VIRTUAL | Dave Farley: Advanced Deployment Pipeline Techniques
Why should you attend?
The Deployment Pipeline is a central concept in Continuous Delivery. It represents an effective, controlled channel through which all changes destined for production pass.
A defining objective in CD is to work so that our software is always in a “releasable state”. By applying high levels of automation to our development process, in the form of a Deployment Pipeline, we pass all changes to our production systems through this channel and evaluate them prior to release. This means that the pipeline quickly becomes a strategic resource.
As our use of this important tool grows, the performance of the pipeline, in terms of the rapidity with which it can give valuable feedback on the quality of your work, becomes a central concern.
This course explores
Effective models for deployment pipelines.
- How the scope of your pipeline(s) impacts on team structure, and vice versa.
- How do you optimise your deployment pipeline(s) to give fast feedback?
- How do you protect this strategic “channel to production”?
This is an Advanced CD course, and so we expect that attendees will already be broadly familiar with the concepts of Continuous Delivery, as described in the Continuous Delivery book.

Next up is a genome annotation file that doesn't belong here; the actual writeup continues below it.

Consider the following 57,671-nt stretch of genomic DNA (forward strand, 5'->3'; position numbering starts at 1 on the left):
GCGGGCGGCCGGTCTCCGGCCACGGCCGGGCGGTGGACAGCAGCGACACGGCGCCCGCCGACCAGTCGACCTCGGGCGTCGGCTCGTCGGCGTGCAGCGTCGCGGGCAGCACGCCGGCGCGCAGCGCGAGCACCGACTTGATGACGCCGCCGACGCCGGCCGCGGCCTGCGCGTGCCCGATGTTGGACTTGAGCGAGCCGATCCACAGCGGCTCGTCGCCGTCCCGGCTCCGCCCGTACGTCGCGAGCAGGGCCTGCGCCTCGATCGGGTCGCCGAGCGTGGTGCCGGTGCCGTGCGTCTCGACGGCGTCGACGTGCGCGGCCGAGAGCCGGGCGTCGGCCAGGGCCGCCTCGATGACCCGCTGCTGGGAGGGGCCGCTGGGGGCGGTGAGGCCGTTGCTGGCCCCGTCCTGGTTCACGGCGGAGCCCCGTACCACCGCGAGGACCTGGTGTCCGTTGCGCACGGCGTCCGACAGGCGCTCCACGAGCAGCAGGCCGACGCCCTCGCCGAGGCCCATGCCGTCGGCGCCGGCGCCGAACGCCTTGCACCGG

- Practical experience with agile methods will help.
- Attendees should be practicing, test and deployment automation, automated configuration management and in particular Continuous Integration.
- These course build on these foundations and take these ideas further.
About the trainer
Dave Farley is a thought leader in the field of continuous delivery, DevOps and software development in general. He is co-author of the Jolt-award winning book Continuous Delivery, one of the authors of Reactive Manifesto, an independent software developer and consultant, and founder and director of Continuous Delivery Ltd.
Dave has been having fun with computers for over 30 years has worked on most types of software, from firmware, through tinkering with operating systems and device drivers, to writing games and commercial applications of all shapes and sizes. He started working in large scale distributed systems more than 25 years ago, doing research into the development of loose-coupled, message-based systems — a forerunner of microservice architectures.
He was also an early adopter of agile development techniques, employing iterative development, continuous integration and significant levels of automated testing on commercial projects from the early 1990s.
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